The New Zealand Dollar Braces for Further Losses after RBNZ Snuffs Out Last Hopes of 2018 Interest Rate Rise

-NZD slides as RBNZ snuffs out last hopes of a 2018 interest rate rise.

-RBNZ says will hold rates at 1.75% for "a considerable period of time".

-NZD/USD now down 6% in one month alone, GBP/NZD up 1.67%. 

©, Adobe Stock

The New Zealand Dollar fell broadly on Thursday after new Reserve Bank of New Zealand (RBNZ) governor Adrian Orr used his inaugural meeting and press conference to snuff out any last remaining, die-hard hopes of a Kiwi interest rate rise at any point in the near future. 

It goes almost without saying the RBNZ held its cash rate at a record low of 1.75% for 18th month in a row Wednesday evening, citing continued weakness in domestic inflation, which is running beneath the midpoint of the Bank's 1% to 3% inflation target. The rub for markets was in the governor's opening remarks at the beginning of the May monetary policy statement.

"The Official Cash Rate (OCR) will remain at 1.75 percent for some time to come. The direction of our next move is equally balanced, up or down. Only time and events will tell," Orr writes. 

Markets had been looking for modest tweaks in the bank's long term interest rate forecasts, which might have buoyed the Kiwi Dollar, and for the RBNZ to avoid any language that would suggest interest rates can still go downward. As a result, the governor's actual statements came as a negative surprise for the Kiwi. 

"Emerging capacity constraints are projected to see New Zealand’s consumer price inflation gradually rise to our 2 percent annual target. To best ensure this outcome, we expect to keep the OCR at this expansionary level for a considerable period of time," Orr told members of the press. "This is the best contribution we can make, at this moment, to maximising sustainable employment and maintaining low and stable inflation."

Currency markes care about the RBNZ because interest rates are the raison d'être for most moves in exchange rates. Changes in interest rates, or hints of them being in the cards, are only made in response to changes in domestic inflation but impact currencies because of the push and pull influence they have on international capital flows and their allure for short-term speculators.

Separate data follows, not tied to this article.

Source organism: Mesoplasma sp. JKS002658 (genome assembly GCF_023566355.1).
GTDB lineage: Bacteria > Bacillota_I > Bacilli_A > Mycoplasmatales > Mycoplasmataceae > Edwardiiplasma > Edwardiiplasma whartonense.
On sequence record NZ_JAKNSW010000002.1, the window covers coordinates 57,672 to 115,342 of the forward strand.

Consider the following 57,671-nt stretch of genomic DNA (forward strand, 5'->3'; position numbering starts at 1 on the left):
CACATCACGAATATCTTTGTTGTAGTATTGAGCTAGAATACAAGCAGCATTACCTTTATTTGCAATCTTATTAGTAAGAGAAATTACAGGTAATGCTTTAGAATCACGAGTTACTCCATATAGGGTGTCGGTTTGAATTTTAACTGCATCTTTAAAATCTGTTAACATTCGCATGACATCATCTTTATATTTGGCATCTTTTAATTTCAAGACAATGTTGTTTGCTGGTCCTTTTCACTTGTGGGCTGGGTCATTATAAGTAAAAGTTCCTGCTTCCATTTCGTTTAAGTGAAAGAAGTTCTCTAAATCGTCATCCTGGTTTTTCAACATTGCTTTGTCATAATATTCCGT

Above: NZD/USD rate shown at daily intervals.

The NZD/USD rate was quoted 0.03 lower at 0.6927 during early trading in the London session Wednesday, after falling close to 80 points overnight, which has taken the pair's loss to -5.99% in the last month alone. The Pound-to-New-Zealand-Dollar rate was 0.15% higher at 1.9567 and the AUD/NZD rate was up 0.27% at 1.0785.

Above: Pound-to-New-Zealand-Dollar rate shown at daily intervals.

"As much as we remain of the view that the RBNZ should be getting ahead of the curve with a positive output gap and full employment ahead of the expansionary fiscal policy onslaught, we push out our first RBNZ +25bp hike from November to February 2019," says Annette Beacher, chief Asia Pacific macro strategist at TD Securities. "In FX, our colleagues prefer to stay defensive on the NZD, with Orr not giving any reason to hold the currency just now."

Thursday's price action comes as the US Dollar eased broadly in a "buy the rumour and sell the fact" response to President Donald Trump's decision to withdraw the US from the so called Iran nuclear deal. This provided broad support to so called risk currencies such as the Aussie and Canadian Dollars while penalising safe-havens like the US Dollar and Japanese Yen.

However, the Kiwi was conspicuously absent from the list of risers Thursday morning as remains under pressure against all developed world rivals.

This marks a continuation of a recent trend that has seen shifting interest rate dynamics in global bond markets force the Kiwi Dollar's onto its back foot in recent weeks, as the support from higher relative bond yields that was traditionally enjoyed by the currency has been increasingly undermined.

Above: 10 Year US Government Bond Yield.

US 10 year yields have risen steadily in 2018 due to an increase in the supply of American bonds and as markets continue to flirt with the idea that the Federal Reserve will raise its interest rate at a faster pace in 2018. This is while the Kiwi 10 year yield has fallen from 3.4% at the beginning of 2017 to just 2.78% in May.

Above: 10 Year New Zealand Government Bond Yield.

These changes mean investors can now earn a higher return by selling Kiwi Dollars and buying the greenback in order to park their money in the American bond market - the opposite of how the so called "carry trade" used to work. And with US bond yields expected to continue trending higher for some time to come, the Kiwi looks set for even further losses during the months ahead now Governor Orr declined to provide it a lifeline Wednesday.

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